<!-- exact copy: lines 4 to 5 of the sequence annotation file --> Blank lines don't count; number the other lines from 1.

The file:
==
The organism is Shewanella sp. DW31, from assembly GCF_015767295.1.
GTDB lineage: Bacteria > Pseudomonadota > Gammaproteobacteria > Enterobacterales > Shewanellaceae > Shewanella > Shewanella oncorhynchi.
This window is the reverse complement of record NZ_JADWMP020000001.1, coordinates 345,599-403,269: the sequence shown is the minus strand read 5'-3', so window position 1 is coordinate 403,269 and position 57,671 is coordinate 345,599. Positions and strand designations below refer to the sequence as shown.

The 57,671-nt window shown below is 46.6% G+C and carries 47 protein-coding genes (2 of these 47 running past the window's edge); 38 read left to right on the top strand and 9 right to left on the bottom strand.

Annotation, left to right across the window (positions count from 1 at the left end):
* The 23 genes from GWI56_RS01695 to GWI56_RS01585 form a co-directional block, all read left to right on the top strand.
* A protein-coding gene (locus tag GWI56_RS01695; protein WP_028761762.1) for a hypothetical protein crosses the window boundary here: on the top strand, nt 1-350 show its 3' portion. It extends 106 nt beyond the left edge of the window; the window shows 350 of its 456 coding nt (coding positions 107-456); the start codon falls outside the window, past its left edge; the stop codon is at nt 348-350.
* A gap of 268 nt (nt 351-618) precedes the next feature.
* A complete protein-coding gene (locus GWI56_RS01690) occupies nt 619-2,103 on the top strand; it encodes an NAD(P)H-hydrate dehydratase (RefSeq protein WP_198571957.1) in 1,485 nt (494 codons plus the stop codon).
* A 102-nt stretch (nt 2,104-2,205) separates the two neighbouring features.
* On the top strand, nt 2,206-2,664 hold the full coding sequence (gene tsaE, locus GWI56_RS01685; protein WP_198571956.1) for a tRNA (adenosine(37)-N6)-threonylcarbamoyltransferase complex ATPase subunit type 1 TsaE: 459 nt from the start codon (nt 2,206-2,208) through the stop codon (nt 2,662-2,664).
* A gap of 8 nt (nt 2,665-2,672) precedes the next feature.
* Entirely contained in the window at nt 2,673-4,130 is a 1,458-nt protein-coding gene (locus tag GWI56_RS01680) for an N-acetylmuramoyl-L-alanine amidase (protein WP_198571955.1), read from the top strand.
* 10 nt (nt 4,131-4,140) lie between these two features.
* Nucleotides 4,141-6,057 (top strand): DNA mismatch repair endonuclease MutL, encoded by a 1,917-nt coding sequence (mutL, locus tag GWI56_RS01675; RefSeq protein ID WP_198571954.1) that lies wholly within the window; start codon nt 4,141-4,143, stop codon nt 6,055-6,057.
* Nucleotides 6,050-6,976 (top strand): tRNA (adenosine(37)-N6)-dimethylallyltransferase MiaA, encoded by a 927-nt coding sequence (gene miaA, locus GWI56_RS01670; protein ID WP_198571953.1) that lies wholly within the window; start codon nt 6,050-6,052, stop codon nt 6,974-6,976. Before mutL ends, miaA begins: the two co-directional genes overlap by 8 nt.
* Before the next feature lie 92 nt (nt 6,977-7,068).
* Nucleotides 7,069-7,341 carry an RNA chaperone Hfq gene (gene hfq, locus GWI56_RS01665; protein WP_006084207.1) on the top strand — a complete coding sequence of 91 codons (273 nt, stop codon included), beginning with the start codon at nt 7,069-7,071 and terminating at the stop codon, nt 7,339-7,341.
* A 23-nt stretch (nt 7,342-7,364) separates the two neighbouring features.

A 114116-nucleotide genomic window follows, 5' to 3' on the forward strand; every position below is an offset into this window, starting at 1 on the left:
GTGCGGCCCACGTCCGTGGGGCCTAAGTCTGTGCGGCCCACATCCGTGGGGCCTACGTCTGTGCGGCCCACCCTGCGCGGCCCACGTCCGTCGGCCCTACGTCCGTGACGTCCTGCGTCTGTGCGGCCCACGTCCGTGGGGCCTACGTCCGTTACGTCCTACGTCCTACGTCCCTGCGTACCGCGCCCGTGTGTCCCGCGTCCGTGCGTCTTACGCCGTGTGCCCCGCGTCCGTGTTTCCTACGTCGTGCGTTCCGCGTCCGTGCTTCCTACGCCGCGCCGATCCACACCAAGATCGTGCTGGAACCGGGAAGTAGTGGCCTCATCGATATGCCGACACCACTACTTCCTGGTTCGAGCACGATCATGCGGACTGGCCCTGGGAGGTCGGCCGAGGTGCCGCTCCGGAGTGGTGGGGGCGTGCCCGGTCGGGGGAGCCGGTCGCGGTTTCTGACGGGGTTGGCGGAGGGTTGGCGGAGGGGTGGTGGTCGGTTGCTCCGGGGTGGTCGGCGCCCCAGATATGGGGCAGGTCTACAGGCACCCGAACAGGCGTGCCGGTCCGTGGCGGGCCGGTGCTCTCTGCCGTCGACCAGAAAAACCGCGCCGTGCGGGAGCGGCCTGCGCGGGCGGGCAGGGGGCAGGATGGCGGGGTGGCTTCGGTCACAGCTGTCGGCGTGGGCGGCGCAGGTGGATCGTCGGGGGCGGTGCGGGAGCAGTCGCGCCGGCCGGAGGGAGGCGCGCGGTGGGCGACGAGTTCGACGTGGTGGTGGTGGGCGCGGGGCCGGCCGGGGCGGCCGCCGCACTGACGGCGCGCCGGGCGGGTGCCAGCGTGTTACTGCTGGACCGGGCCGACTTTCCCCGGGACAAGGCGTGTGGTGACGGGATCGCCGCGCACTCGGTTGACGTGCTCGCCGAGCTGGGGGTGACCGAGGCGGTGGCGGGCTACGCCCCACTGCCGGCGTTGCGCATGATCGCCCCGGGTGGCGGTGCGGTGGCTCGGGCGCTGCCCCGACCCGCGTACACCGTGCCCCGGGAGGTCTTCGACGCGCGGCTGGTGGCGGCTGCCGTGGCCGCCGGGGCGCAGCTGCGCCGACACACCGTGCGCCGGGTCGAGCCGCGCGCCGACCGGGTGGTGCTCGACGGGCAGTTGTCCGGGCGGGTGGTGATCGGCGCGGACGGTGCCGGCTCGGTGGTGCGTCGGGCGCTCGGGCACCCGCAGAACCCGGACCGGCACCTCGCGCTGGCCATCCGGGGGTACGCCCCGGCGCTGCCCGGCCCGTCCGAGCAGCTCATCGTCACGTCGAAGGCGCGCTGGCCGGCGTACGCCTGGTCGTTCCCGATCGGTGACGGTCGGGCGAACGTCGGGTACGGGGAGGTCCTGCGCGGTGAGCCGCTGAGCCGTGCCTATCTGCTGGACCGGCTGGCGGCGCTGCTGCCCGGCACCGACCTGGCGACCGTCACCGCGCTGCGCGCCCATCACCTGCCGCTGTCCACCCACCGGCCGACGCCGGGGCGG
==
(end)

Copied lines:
The 57,671-nt window shown below is 46.6% G+C and carries 47 protein-coding genes (2 of these 47 running past the window's edge); 38 read left to right on the top strand and 9 right to left on the bottom strand.

Annotation, left to right across the window (positions count from 1 at the left end):